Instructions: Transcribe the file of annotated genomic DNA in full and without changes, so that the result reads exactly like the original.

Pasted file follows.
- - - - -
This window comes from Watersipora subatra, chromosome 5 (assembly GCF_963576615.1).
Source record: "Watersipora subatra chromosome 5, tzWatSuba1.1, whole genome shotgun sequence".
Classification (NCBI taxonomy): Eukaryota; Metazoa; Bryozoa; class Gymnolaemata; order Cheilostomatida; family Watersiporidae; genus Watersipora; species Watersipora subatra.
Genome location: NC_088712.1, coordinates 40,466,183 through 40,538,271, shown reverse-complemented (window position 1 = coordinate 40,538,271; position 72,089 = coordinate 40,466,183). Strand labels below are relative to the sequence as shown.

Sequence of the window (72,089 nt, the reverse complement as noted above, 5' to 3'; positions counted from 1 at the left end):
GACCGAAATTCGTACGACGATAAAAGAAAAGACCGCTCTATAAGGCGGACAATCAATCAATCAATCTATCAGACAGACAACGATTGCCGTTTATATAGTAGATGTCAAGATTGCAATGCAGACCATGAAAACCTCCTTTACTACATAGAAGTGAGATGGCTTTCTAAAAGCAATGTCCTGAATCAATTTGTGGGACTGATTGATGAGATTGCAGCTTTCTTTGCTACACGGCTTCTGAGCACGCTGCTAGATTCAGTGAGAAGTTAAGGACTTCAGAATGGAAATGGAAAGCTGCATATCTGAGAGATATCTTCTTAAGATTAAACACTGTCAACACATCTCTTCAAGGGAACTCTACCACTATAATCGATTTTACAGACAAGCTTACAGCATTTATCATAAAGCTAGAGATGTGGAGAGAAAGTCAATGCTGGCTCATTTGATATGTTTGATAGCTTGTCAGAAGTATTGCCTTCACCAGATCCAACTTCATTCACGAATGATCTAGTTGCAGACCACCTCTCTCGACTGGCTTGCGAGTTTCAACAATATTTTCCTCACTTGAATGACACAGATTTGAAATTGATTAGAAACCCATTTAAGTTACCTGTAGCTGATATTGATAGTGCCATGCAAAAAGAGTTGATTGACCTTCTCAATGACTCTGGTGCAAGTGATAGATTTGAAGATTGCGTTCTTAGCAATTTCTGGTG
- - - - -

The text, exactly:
This window comes from Watersipora subatra, chromosome 5 (assembly GCF_963576615.1).
Source record: "Watersipora subatra chromosome 5, tzWatSuba1.1, whole genome shotgun sequence".
Classification (NCBI taxonomy): Eukaryota; Metazoa; Bryozoa; class Gymnolaemata; order Cheilostomatida; family Watersiporidae; genus Watersipora; species Watersipora subatra.
Genome location: NC_088712.1, coordinates 40,466,183 through 40,538,271, shown reverse-complemented (window position 1 = coordinate 40,538,271; position 72,089 = coordinate 40,466,183). Strand labels below are relative to the sequence as shown.

Sequence of the window (72,089 nt, the reverse complement as noted above, 5' to 3'; positions counted from 1 at the left end):
GACCGAAATTCGTACGACGATAAAAGAAAAGACCGCTCTATAAGGCGGACAATCAATCAATCAATCTATCAGACAGACAACGATTGCCGTTTATATAGTAGATGTCAAGATTGCAATGCAGACCATGAAAACCTCCTTTACTACATAGAAGTGAGATGGCTTTCTAAAAGCAATGTCCTGAATCAATTTGTGGGACTGATTGATGAGATTGCAGCTTTCTTTGCTACACGGCTTCTGAGCACGCTGCTAGATTCAGTGAGAAGTTAAGGACTTCAGAATGGAAATGGAAAGCTGCATATCTGAGAGATATCTTCTTAAGATTAAACACTGTCAACACATCTCTTCAAGGGAACTCTACCACTATAATCGATTTTACAGACAAGCTTACAGCATTTATCATAAAGCTAGAGATGTGGAGAGAAAGTCAATGCTGGCTCATTTGATATGTTTGATAGCTTGTCAGAAGTATTGCCTTCACCAGATCCAACTTCATTCACGAATGATCTAGTTGCAGACCACCTCTCTCGACTGGCTTGCGAGTTTCAACAATATTTTCCTCACTTGAATGACACAGATTTGAAATTGATTAGAAACCCATTTAAGTTACCTGTAGCTGATATTGATAGTGCCATGCAAAAAGAGTTGATTGACCTTCTCAATGACTCTGGTGCAAGTGATAGATTTGAAGATTGCGTTCTTAGCAATTTCTGGTG